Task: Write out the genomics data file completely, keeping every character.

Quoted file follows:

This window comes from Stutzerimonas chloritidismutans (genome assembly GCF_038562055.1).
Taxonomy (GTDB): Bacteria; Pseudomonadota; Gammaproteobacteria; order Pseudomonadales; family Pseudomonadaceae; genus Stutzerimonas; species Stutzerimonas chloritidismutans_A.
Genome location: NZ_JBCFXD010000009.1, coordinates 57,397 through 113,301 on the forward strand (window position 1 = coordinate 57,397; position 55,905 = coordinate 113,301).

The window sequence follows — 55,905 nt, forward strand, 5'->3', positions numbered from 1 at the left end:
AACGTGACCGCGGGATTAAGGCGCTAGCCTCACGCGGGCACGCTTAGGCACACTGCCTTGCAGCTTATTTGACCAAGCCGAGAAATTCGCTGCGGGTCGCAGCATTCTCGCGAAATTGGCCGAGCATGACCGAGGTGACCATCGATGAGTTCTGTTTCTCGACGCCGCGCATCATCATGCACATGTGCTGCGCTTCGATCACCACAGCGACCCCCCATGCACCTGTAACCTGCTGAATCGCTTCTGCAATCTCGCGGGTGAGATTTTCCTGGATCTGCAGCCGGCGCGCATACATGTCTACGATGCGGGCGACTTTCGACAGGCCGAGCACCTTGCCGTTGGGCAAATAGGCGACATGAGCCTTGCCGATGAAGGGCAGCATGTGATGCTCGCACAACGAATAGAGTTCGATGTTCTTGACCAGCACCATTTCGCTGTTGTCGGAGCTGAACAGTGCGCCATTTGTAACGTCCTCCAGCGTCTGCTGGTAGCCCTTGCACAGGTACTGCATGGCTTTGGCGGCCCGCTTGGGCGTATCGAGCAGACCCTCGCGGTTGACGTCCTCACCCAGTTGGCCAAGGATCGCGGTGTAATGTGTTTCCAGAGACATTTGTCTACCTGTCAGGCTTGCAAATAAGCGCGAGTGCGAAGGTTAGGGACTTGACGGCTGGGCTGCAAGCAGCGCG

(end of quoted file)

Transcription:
This window comes from Stutzerimonas chloritidismutans (genome assembly GCF_038562055.1).
Taxonomy (GTDB): Bacteria; Pseudomonadota; Gammaproteobacteria; order Pseudomonadales; family Pseudomonadaceae; genus Stutzerimonas; species Stutzerimonas chloritidismutans_A.
Genome location: NZ_JBCFXD010000009.1, coordinates 57,397 through 113,301 on the forward strand (window position 1 = coordinate 57,397; position 55,905 = coordinate 113,301).

The window sequence follows — 55,905 nt, forward strand, 5'->3', positions numbered from 1 at the left end:
AACGTGACCGCGGGATTAAGGCGCTAGCCTCACGCGGGCACGCTTAGGCACACTGCCTTGCAGCTTATTTGACCAAGCCGAGAAATTCGCTGCGGGTCGCAGCATTCTCGCGAAATTGGCCGAGCATGACCGAGGTGACCATCGATGAGTTCTGTTTCTCGACGCCGCGCATCATCATGCACATGTGCTGCGCTTCGATCACCACAGCGACCCCCCATGCACCTGTAACCTGCTGAATCGCTTCTGCAATCTCGCGGGTGAGATTTTCCTGGATCTGCAGCCGGCGCGCATACATGTCTACGATGCGGGCGACTTTCGACAGGCCGAGCACCTTGCCGTTGGGCAAATAGGCGACATGAGCCTTGCCGATGAAGGGCAGCATGTGATGCTCGCACAACGAATAGAGTTCGATGTTCTTGACCAGCACCATTTCGCTGTTGTCGGAGCTGAACAGTGCGCCATTTGTAACGTCCTCCAGCGTCTGCTGGTAGCCCTTGCACAGGTACTGCATGGCTTTGGCGGCCCGCTTGGGCGTATCGAGCAGACCCTCGCGGTTGACGTCCTCACCCAGTTGGCCAAGGATCGCGGTGTAATGTGTTTCCAGAGACATTTGTCTACCTGTCAGGCTTGCAAATAAGCGCGAGTGCGAAGGTTAGGGACTTGACGGCTGGGCTGCAAGCAGCGCG